The blog covered the panel decision in Spencer v. U.S. here in which the panel held:
We hold that a defendant who unsuccessfully raised a career offender issue at both sentencing and on direct appeal can use a timely-filed first motion under 28 U.S.C. § 2255 to pursue the same issue when an intervening case from the Supreme Court validates his argument and applies retroactively. Under that intervening case, this defendant’s third degree Florida felony child abuse conviction no longer qualifies as a predicate crime of violence. He therefore is not properly treated as a career offender. We vacate the district court’s denial of his section 2255 motion and remand for resentencing. 
Seems rather straightforward.  Someone who preserves an issue should be allowed to raise it when the law changes, especially where it means an extra 81 months in prison.

But the 11th Circuit in a 5-4 opinion, per Judge Pryor (joined by Ed Carnes, Hull, Tjoflat & Marcus), said no:
This appeal concerns whether a federal prisoner may relitigate an alleged misapplication of the advisory United States Sentencing Guidelines in a collateral attack on a final sentence. After he pleaded guilty to distributing cocaine and we affirmed the judgment against him, Kevin Spencer moved to vacate his sentence of imprisonment, 28 U.S.C. § 2255, for an alleged error in the application of the advisory guidelines. Spencer argues that an intervening decision of the Supreme Court, Begay v. United States, 553 U.S. 137, 128 S. Ct. 1581 (2008), makes clear that the district court and this Court erroneously classified him as a “career offender” based on a prior conviction for felony child abuse, which he argues is not a “crime of violence.” United States Sentencing Guidelines Manual § 4B1.1 (Nov. 2006). Spencer maintains that this alleged error represents a “fundamental defect which inherently results in a complete miscarriage of justice,” Hill v. United States, 368 U.S. 424, 428, 82 S. Ct. 468, 471 (1962), that can be revisited on collateral review. We disagree.
 There were a number of powerful dissents by Martin, Jordan, Wilson & Rosenbaum.

Here's Judge Wilson:
Kevin Spencer has served approximately eight years of the prison sentence he received after pleading guilty to selling two rocks of crack cocaine to an undercover police officer. Had the district court correctly applied the sentencing guidelines, Spencer would likely be a free man today. Instead, because of the district court’s erroneous application of the career offender enhancement, Spencer faces the prospect of spending nearly six more years in prison unnecessarily.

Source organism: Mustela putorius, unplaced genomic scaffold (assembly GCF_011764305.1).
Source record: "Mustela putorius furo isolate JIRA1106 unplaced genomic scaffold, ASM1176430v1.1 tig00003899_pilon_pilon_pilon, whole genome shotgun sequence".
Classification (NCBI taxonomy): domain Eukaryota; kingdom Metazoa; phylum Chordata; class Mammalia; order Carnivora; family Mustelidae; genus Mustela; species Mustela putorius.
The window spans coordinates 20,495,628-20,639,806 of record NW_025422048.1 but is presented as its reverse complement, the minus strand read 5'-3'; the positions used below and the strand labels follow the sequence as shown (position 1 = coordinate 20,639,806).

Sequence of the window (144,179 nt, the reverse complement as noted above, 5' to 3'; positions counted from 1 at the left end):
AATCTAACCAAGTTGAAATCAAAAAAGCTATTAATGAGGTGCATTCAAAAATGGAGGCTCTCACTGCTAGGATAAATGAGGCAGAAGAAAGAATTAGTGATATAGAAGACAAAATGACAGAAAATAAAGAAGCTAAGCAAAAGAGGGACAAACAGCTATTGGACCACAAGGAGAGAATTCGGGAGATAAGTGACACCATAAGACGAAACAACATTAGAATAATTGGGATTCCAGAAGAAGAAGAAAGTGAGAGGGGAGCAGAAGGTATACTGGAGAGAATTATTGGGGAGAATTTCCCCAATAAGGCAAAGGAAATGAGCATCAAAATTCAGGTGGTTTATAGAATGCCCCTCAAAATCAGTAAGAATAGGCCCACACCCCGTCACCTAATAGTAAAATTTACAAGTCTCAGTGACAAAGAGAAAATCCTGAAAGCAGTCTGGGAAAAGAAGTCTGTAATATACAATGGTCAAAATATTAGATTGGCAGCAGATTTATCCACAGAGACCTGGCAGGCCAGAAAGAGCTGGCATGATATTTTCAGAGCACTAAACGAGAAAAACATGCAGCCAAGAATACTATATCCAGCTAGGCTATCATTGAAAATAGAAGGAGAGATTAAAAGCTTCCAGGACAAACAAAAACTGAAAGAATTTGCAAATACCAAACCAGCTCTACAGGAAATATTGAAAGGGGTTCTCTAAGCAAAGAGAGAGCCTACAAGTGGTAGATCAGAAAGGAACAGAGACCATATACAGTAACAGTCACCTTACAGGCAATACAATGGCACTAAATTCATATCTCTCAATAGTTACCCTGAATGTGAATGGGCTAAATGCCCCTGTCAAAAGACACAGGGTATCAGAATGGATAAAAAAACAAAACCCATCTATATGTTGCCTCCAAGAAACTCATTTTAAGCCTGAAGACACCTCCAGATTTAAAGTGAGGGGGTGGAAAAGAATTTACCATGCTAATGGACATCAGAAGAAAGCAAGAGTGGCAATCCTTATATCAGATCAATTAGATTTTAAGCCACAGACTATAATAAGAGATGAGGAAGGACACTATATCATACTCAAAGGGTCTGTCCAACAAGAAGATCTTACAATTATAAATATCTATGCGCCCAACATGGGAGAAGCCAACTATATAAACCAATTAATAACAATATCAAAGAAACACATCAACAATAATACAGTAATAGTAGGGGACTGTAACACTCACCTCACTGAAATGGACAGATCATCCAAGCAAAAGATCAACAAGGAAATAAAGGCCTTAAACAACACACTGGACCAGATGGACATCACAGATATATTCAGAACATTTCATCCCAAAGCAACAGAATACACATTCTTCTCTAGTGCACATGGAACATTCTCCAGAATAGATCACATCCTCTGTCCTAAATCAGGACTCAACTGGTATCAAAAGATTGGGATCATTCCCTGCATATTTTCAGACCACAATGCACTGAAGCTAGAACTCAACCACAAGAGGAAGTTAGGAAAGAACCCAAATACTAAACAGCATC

Contrary to the Majority, I do not read Supreme Court precedent to say that a “lawful” sentence forecloses a determination by us that a complete miscarriage of justice has taken place in Spencer’s case. Accordingly, I would reach the merits of Spencer’s claim because I believe that an erroneous guideline determination that is likely to result in a person spending such a considerable amount of additional time in prison—here, six years—constitutes a fundamental error resulting in a complete miscarriage of justice.
 Judge Martin:
I believe the federal courts as an institution would be stronger if we simply acknowledge that we got Mr. Spencer’s sentence wrong from the start, and fix it. The government now concedes that, contrary to its argument to Mr. Spencer’s sentencing court in 2007, he had no prior crime of violence conviction at the time he was sentenced. But the government nevertheless urges this Court to lay the burden of its mistaken 2007 argument upon Mr. Spencer. The majority of this Court has done just that. So Mr. Spencer will continue to serve an extra many years of a mistaken sentence, even though he has been right about how we got his sentence wrong from the start.

Judge Jordan:
Kevin Spencer is serving more than 12 years in prison (151 months to be exact) for selling $20 worth of crack cocaine. The panel found, see Spencer v. United States, 727 F.3d 1076, 1100 (11th Cir. 2013), the government now concedes, see En Banc Brief for the United States at 57-58, and the majority does not dispute, that Mr. Spencer’s mistaken career offender designation more than doubled his advisory sentencing range from 70-87 months to 151-188 months. For those of us familiar with—and sometimes numbed by—the ranges produced by application of the Sentencing Guidelines, it may be easy to overlook the dramatic increase resulting from the error. To put it in perspective, the 81-month increase is roughly the time needed to complete both college and law school.
And Judge Rosenbaum starts off this way: